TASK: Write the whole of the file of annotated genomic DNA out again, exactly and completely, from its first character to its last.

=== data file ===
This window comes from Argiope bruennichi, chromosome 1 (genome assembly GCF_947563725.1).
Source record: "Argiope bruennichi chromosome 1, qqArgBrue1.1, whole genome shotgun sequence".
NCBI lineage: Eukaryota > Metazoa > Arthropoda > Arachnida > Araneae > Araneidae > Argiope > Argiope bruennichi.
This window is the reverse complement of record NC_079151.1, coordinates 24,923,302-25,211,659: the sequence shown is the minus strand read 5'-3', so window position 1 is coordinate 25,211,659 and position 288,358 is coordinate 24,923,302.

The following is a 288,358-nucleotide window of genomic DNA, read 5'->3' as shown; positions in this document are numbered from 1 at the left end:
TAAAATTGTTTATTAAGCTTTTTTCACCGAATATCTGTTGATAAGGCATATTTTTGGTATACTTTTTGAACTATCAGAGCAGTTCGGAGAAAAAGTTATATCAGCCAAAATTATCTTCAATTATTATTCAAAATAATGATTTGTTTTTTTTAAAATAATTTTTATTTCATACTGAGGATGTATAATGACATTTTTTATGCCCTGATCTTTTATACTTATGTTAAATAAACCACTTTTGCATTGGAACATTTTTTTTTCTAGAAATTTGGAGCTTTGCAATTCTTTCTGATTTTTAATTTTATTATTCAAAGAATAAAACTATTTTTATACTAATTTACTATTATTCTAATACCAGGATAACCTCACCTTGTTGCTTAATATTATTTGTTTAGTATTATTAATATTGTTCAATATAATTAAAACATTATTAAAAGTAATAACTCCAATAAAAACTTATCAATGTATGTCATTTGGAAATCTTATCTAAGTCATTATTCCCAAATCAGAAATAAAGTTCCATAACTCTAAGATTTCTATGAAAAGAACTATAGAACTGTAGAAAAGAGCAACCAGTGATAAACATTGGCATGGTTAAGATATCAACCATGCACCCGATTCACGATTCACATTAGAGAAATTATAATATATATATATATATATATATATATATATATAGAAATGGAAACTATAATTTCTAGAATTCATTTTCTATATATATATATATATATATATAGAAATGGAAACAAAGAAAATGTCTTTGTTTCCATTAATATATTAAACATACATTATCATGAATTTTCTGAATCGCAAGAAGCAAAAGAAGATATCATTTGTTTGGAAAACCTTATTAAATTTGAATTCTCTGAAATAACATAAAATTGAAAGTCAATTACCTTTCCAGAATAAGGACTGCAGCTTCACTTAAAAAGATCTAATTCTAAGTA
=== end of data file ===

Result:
This window comes from Argiope bruennichi, chromosome 1 (genome assembly GCF_947563725.1).
Source record: "Argiope bruennichi chromosome 1, qqArgBrue1.1, whole genome shotgun sequence".
NCBI lineage: Eukaryota > Metazoa > Arthropoda > Arachnida > Araneae > Araneidae > Argiope > Argiope bruennichi.
This window is the reverse complement of record NC_079151.1, coordinates 24,923,302-25,211,659: the sequence shown is the minus strand read 5'-3', so window position 1 is coordinate 25,211,659 and position 288,358 is coordinate 24,923,302.

The following is a 288,358-nucleotide window of genomic DNA, read 5'->3' as shown; positions in this document are numbered from 1 at the left end:
TAAAATTGTTTATTAAGCTTTTTTCACCGAATATCTGTTGATAAGGCATATTTTTGGTATACTTTTTGAACTATCAGAGCAGTTCGGAGAAAAAGTTATATCAGCCAAAATTATCTTCAATTATTATTCAAAATAATGATTTGTTTTTTTTAAAATAATTTTTATTTCATACTGAGGATGTATAATGACATTTTTTATGCCCTGATCTTTTATACTTATGTTAAATAAACCACTTTTGCATTGGAACATTTTTTTTTCTAGAAATTTGGAGCTTTGCAATTCTTTCTGATTTTTAATTTTATTATTCAAAGAATAAAACTATTTTTATACTAATTTACTATTATTCTAATACCAGGATAACCTCACCTTGTTGCTTAATATTATTTGTTTAGTATTATTAATATTGTTCAATATAATTAAAACATTATTAAAAGTAATAACTCCAATAAAAACTTATCAATGTATGTCATTTGGAAATCTTATCTAAGTCATTATTCCCAAATCAGAAATAAAGTTCCATAACTCTAAGATTTCTATGAAAAGAACTATAGAACTGTAGAAAAGAGCAACCAGTGATAAACATTGGCATGGTTAAGATATCAACCATGCACCCGATTCACGATTCACATTAGAGAAATTATAATATATATATATATATATATATATATATATATAGAAATGGAAACTATAATTTCTAGAATTCATTTTCTATATATATATATATATATATATAGAAATGGAAACAAAGAAAATGTCTTTGTTTCCATTAATATATTAAACATACATTATCATGAATTTTCTGAATCGCAAGAAGCAAAAGAAGATATCATTTGTTTGGAAAACCTTATTAAATTTGAATTCTCTGAAATAACATAAAATTGAAAGTCAATTACCTTTCCAGAATAAGGACTGCAGCTTCACTTAAAAAGATCTAATTCTAAGTA